Canadian football is similar to the U.S. game, but the Canadian field and end zone are larger, measuring 110 yd by 65 yd (100 m by 59 m) and 25 yd by 65 yd (23 m by 59 m), respectively. Canadian teams have 12 players on the field rather than 11 and, among other variations in the rules, are allowed only three downs to advance the ball 10 yards. The present game developed from rules established (1891) by the Canadian Rugby Union. In 1959 the two professional leagues in the union broke away to form the Canadian Football League (CFL). From 1993 to 1995 the CFL had several U.S.-based teams; there are now nine teams divided between two divisions. A number of prominent U.S. players have made careers in the CFL. The league's annual championship game is known as the Grey Cup.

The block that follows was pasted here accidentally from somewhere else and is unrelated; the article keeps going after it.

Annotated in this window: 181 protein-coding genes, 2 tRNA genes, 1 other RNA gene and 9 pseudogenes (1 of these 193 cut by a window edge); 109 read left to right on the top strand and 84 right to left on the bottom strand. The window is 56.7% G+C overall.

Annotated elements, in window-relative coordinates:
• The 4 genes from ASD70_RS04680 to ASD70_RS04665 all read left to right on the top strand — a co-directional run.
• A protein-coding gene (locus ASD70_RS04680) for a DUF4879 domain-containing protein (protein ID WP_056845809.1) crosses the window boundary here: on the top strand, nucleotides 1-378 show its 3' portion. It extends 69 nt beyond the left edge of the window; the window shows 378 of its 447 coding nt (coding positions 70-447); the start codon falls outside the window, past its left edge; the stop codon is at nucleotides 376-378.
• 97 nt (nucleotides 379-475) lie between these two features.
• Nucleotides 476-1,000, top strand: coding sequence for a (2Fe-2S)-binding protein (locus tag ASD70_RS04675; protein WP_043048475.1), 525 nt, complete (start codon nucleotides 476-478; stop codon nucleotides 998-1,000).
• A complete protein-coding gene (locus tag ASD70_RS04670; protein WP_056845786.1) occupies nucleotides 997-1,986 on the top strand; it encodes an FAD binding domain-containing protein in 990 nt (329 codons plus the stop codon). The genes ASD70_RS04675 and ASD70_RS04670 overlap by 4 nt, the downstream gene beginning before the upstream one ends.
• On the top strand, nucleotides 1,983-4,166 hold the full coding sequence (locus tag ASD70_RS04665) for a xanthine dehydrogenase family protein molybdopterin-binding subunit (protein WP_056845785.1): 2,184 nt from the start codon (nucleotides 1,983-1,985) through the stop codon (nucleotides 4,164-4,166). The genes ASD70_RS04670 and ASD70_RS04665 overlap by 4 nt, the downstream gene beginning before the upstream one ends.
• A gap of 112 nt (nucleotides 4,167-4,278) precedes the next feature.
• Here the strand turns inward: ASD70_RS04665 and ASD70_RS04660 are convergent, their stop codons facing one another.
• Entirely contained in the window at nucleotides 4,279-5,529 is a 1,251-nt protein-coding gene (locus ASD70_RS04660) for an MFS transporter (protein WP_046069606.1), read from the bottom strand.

The Columbia Electronic Encyclopedia, 6th ed. Copyright © 2012, Columbia University Press. All rights reserved.